Monday 11 December 2017

Extra fees for cranberry juice over orange, immobile residents paying for 'activities' - Nursing home hidden charges revealed

Immobile woman with dementia charged €20 a month for "activities" she can't participate in
One resident was billed €100 for clothing tags to identify her laundry
Weekly charge for a doctor - even though over 70s entitled to free GP care

Nursing home. Stock photo
Nursing home. Stock photo
Maeve Sheehan

Maeve Sheehan

An elderly nursing home resident who requested cranberry juice instead of orange juice at breakfast was shocked to discover the bill for her favoured drink added to her weekly invoice.

The case is one of several examples of questionable charges imposed by some private nursing homes highlighted by the advocacy group, Sage, which is warning against hidden fees that can arise in long-stay care facilities.

Sage director Mervyn Taylor said additional mandatory charges are as high as €100 a week - €5,200 a year - in some cases, with elderly residents paying for activities they do not want or are physically unable to participate in.

A document produced by the organisation highlights the plight of a 61-year-old epilepsy sufferer, who paid €143 of his weekly €188 income towards his nursing home costs under the State's Fair Deal scheme. He was pushed into debt by additional fees, which included a €595.71 "social charge" over a two-month period, almost €50 a week. He was billed €16.70 for expensive branded vitamin B tablets supplied by the nursing home, rather than the cheaper generic version, according to the document.

In another case, an elderly woman with dementia was charged €20 a month for activities which included a weekly session of "facilitated dance and movement".

"Despite being unhappy with the 'activities' charge and a lack of clear information about what the charge actually covered, her family are reluctant to question it because of a fear that she would be asked to leave the nursing home," the Sage report said.

Many nursing homes charge €20 a week for an in-house doctor, even though all over-70s are entitled to free GP care (Stock photo)
Many nursing homes charge €20 a week for an in-house doctor, even though all over-70s are entitled to free GP care (Stock photo)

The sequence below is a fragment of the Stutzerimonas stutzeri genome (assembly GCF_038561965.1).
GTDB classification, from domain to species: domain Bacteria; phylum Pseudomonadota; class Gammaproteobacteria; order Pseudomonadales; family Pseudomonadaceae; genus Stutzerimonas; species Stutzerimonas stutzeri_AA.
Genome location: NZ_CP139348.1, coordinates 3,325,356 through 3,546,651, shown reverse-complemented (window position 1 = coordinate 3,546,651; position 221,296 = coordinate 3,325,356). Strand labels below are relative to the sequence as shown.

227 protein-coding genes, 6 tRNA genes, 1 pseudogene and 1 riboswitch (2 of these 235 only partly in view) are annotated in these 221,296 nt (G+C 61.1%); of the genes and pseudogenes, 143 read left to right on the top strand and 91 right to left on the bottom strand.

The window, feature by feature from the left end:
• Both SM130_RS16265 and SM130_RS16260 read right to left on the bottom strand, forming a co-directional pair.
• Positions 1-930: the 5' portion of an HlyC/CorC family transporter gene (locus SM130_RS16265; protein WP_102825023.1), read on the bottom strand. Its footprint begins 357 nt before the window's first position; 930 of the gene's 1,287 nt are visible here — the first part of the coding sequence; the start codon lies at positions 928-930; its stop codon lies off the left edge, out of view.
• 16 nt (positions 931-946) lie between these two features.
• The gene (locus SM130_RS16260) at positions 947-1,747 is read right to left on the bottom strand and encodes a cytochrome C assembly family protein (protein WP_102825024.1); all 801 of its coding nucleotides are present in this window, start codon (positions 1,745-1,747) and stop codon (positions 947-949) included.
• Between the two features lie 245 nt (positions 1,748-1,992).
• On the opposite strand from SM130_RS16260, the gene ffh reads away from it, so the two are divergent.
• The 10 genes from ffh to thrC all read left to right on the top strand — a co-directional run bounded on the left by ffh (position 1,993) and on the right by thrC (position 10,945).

"In effect, this woman has been charged €20 per month over a period of more than 10 years (totalling €2,460 to date) for, as one relative put it, activities that she could not possibly participate in because of her significantly reduced mobility and advanced stage dementia."

Mr Taylor said there were discrepancies in the fees charged by nursing homes for social activities, with prices varying from €155 a month to €2.50 a day, or €70 a month.

Other questionable fees highlighted in the report included a resident who was billed €100 for clothing tags to identify her laundry.

Many nursing homes charge €20 a week for an in-house doctor, even though all over-70s are entitled to free GP care. 

In one case, Sage secured a rebate for a woman who was charged €25 for chiropody, while her contract said the fee was €20.

Mr Taylor has called for more oversight of the National Treatment Purchase Fund, which negotiates the fees paid to private nursing homes by the State.

Under the State's Fair Deal scheme, elderly people contribute 80pc of their income toward private nursing home costs, and up to 22.5pc of the value of their homes.

The private nursing home is paid a fee by the State, which basic covers "bed and board", laundry and nursing care, but not therapies and other extras. Nursing home operators are free to charge for any additional services they provide, as long as it is included in the contract.

Of the 30 complaints about private nursing homes made to the Ombudsman last year, five related to additional charges. A spokesman for the Ombudsman said: "We would advise anyone entering a nursing home to clarify the charges for additional services in their contract for care."

Nursing Homes Ireland has campaigned for a review of fees paid to private nursing homes, which receive far less than public nursing homes.

A Government-commissioned report found that the nursing home pricing model "lacked rationale, consistency and fairness".

Judge Mary Laffoy will chair a public meeting on human rights for older people at 6.30pm on Tuesday at the Davenport Hotel in Dublin.

Sunday Independent

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